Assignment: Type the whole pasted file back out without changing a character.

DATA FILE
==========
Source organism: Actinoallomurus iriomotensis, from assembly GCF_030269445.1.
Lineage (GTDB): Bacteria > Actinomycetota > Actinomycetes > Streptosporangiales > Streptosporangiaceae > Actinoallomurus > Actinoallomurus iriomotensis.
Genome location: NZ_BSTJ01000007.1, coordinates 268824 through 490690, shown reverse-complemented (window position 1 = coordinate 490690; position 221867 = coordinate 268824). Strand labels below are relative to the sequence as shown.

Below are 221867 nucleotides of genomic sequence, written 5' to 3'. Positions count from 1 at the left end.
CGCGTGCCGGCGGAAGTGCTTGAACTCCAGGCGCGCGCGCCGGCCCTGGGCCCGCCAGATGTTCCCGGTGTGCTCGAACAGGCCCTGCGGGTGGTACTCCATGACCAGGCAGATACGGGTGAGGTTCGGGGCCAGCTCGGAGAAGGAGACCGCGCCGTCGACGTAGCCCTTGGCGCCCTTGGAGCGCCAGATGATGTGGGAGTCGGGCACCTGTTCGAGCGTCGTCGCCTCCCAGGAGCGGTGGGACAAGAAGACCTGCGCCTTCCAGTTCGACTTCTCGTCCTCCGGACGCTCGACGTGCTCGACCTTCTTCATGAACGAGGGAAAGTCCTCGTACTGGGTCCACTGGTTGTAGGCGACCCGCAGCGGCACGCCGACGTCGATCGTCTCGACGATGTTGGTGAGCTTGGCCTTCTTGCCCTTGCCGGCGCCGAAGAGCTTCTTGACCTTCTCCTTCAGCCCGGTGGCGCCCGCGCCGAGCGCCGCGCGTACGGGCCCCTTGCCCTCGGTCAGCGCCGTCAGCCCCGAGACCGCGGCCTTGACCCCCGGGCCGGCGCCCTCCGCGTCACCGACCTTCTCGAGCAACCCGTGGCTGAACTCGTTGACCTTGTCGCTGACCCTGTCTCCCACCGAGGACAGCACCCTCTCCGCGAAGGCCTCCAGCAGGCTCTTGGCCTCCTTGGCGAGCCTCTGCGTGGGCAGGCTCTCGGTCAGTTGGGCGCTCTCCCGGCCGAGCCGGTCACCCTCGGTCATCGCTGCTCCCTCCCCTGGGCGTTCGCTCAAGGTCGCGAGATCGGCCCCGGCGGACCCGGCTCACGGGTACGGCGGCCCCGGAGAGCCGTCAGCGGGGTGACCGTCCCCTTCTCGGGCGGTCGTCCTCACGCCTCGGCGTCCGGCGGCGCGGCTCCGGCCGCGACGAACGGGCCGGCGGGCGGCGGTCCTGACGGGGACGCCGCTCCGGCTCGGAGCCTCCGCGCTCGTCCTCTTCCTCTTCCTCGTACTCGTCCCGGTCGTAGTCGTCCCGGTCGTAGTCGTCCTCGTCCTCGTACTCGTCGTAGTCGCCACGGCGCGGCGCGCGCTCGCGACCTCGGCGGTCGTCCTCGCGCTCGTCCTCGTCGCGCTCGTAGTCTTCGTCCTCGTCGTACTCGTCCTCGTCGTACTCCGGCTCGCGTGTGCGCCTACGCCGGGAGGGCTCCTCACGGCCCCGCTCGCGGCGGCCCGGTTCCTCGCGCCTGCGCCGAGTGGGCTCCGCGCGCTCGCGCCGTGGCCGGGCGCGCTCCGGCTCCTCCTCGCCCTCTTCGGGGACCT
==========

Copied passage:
Source organism: Actinoallomurus iriomotensis, from assembly GCF_030269445.1.
Lineage (GTDB): Bacteria > Actinomycetota > Actinomycetes > Streptosporangiales > Streptosporangiaceae > Actinoallomurus > Actinoallomurus iriomotensis.
Genome location: NZ_BSTJ01000007.1, coordinates 268824 through 490690, shown reverse-complemented (window position 1 = coordinate 490690; position 221867 = coordinate 268824). Strand labels below are relative to the sequence as shown.

Below are 221867 nucleotides of genomic sequence, written 5' to 3'. Positions count from 1 at the left end.
CGCGTGCCGGCGGAAGTGCTTGAACTCCAGGCGCGCGCGCCGGCCCTGGGCCCGCCAGATGTTCCCGGTGTGCTCGAACAGGCCCTGCGGGTGGTACTCCATGACCAGGCAGATACGGGTGAGGTTCGGGGCCAGCTCGGAGAAGGAGACCGCGCCGTCGACGTAGCCCTTGGCGCCCTTGGAGCGCCAGATGATGTGGGAGTCGGGCACCTGTTCGAGCGTCGTCGCCTCCCAGGAGCGGTGGGACAAGAAGACCTGCGCCTTCCAGTTCGACTTCTCGTCCTCCGGACGCTCGACGTGCTCGACCTTCTTCATGAACGAGGGAAAGTCCTCGTACTGGGTCCACTGGTTGTAGGCGACCCGCAGCGGCACGCCGACGTCGATCGTCTCGACGATGTTGGTGAGCTTGGCCTTCTTGCCCTTGCCGGCGCCGAAGAGCTTCTTGACCTTCTCCTTCAGCCCGGTGGCGCCCGCGCCGAGCGCCGCGCGTACGGGCCCCTTGCCCTCGGTCAGCGCCGTCAGCCCCGAGACCGCGGCCTTGACCCCCGGGCCGGCGCCCTCCGCGTCACCGACCTTCTCGAGCAACCCGTGGCTGAACTCGTTGACCTTGTCGCTGACCCTGTCTCCCACCGAGGACAGCACCCTCTCCGCGAAGGCCTCCAGCAGGCTCTTGGCCTCCTTGGCGAGCCTCTGCGTGGGCAGGCTCTCGGTCAGTTGGGCGCTCTCCCGGCCGAGCCGGTCACCCTCGGTCATCGCTGCTCCCTCCCCTGGGCGTTCGCTCAAGGTCGCGAGATCGGCCCCGGCGGACCCGGCTCACGGGTACGGCGGCCCCGGAGAGCCGTCAGCGGGGTGACCGTCCCCTTCTCGGGCGGTCGTCCTCACGCCTCGGCGTCCGGCGGCGCGGCTCCGGCCGCGACGAACGGGCCGGCGGGCGGCGGTCCTGACGGGGACGCCGCTCCGGCTCGGAGCCTCCGCGCTCGTCCTCTTCCTCTTCCTCGTACTCGTCCCGGTCGTAGTCGTCCCGGTCGTAGTCGTCCTCGTCCTCGTACTCGTCGTAGTCGCCACGGCGCGGCGCGCGCTCGCGACCTCGGCGGTCGTCCTCGCGCTCGTCCTCGTCGCGCTCGTAGTCTTCGTCCTCGTCGTACTCGTCCTCGTCGTACTCCGGCTCGCGTGTGCGCCTACGCCGGGAGGGCTCCTCACGGCCCCGCTCGCGGCGGCCCGGTTCCTCGCGCCTGCGCCGAGTGGGCTCCGCGCGCTCGCGCCGTGGCCGGGCGCGCTCCGGCTCCTCCTCGCCCTCTTCGGGGACCT